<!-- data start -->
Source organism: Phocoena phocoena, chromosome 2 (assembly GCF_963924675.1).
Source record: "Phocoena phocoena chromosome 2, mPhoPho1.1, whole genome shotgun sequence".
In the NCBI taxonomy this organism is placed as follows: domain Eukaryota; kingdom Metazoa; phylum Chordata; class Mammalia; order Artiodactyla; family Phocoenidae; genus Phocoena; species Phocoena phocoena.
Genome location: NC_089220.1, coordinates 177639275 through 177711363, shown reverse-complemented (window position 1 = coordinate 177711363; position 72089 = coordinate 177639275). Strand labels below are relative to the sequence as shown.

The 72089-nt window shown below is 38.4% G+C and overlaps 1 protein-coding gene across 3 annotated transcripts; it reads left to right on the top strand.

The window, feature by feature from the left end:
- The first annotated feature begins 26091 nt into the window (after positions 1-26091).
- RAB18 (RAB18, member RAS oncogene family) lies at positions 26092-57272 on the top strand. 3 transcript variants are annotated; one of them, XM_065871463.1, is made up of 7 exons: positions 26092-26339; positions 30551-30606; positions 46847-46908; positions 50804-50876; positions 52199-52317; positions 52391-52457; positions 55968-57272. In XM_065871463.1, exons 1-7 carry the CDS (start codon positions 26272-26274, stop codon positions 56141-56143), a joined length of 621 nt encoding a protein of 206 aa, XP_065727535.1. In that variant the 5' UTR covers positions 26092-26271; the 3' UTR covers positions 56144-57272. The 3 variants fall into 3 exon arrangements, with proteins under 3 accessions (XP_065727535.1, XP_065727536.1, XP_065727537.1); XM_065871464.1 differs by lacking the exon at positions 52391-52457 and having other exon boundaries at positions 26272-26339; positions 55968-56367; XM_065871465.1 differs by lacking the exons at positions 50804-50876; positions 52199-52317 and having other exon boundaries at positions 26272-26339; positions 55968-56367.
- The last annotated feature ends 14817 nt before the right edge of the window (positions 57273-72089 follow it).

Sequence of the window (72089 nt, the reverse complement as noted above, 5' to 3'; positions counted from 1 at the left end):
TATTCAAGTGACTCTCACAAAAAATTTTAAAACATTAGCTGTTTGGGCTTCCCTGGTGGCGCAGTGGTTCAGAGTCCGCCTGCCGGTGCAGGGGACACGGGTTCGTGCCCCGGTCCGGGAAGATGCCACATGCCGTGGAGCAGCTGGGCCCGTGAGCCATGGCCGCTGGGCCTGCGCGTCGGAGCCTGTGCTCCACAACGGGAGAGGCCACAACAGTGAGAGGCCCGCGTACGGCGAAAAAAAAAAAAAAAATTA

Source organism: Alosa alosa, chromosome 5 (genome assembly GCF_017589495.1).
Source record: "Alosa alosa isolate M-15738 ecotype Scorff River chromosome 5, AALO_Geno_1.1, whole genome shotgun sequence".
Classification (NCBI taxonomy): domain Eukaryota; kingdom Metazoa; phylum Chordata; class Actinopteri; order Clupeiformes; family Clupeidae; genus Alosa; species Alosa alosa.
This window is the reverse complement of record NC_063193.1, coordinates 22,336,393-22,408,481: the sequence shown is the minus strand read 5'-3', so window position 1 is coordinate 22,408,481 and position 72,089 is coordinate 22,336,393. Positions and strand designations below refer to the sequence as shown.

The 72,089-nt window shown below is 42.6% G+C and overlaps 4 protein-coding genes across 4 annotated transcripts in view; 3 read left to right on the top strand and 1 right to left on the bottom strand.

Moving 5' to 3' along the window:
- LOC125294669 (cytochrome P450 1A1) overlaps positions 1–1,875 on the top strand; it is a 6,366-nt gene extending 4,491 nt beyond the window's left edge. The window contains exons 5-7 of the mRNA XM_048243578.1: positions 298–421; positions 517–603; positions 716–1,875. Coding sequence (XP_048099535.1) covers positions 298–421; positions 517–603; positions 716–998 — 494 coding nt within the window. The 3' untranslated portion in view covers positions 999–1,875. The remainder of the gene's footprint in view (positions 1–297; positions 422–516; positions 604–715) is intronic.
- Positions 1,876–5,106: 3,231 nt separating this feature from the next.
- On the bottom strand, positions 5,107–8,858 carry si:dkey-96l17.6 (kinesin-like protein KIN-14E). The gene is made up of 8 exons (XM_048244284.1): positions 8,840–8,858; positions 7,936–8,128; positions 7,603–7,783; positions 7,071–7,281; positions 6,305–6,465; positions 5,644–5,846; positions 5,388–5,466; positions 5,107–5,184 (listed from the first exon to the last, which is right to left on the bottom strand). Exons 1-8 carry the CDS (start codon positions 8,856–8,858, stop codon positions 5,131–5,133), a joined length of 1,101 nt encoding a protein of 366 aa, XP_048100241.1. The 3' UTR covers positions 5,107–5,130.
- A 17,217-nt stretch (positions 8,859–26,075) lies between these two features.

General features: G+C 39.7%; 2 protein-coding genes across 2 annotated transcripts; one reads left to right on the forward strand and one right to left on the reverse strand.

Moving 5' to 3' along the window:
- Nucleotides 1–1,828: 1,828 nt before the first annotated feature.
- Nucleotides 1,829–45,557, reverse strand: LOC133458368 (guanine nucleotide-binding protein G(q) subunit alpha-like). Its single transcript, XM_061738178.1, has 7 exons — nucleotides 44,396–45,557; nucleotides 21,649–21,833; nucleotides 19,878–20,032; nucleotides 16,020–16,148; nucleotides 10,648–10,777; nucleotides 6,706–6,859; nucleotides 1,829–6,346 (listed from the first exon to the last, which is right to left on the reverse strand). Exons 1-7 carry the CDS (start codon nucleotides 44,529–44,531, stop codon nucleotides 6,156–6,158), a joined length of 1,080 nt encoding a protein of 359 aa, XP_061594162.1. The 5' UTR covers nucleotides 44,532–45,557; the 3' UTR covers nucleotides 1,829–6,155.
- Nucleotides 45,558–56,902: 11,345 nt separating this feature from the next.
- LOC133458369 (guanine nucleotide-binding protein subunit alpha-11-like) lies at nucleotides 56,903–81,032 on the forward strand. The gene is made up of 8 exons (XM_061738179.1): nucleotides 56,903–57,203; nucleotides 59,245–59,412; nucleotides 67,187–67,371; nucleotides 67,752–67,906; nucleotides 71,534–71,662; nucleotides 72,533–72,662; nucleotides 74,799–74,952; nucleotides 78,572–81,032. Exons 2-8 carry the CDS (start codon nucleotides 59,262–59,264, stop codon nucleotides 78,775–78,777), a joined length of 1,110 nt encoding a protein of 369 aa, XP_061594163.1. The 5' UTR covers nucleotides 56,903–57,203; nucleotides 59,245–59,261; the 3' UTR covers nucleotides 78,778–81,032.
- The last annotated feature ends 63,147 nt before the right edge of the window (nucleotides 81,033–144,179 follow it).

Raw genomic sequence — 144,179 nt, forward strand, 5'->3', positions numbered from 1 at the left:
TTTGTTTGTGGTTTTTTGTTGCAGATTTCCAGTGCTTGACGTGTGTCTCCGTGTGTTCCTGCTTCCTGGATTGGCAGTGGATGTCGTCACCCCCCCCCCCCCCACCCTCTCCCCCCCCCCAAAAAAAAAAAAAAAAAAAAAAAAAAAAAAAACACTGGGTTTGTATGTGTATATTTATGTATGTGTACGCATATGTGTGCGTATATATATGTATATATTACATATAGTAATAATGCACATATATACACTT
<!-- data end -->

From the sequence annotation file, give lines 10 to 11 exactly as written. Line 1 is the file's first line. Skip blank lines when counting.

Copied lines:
Sequence of the window (72089 nt, the reverse complement as noted above, 5' to 3'; positions counted from 1 at the left end):
TATTCAAGTGACTCTCACAAAAAATTTTAAAACATTAGCTGTTTGGGCTTCCCTGGTGGCGCAGTGGTTCAGAGTCCGCCTGCCGGTGCAGGGGACACGGGTTCGTGCCCCGGTCCGGGAAGATGCCACATGCCGTGGAGCAGCTGGGCCCGTGAGCCATGGCCGCTGGGCCTGCGCGTCGGAGCCTGTGCTCCACAACGGGAGAGGCCACAACAGTGAGAGGCCCGCGTACGGCGAAAAAAAAAAAAAAAATTA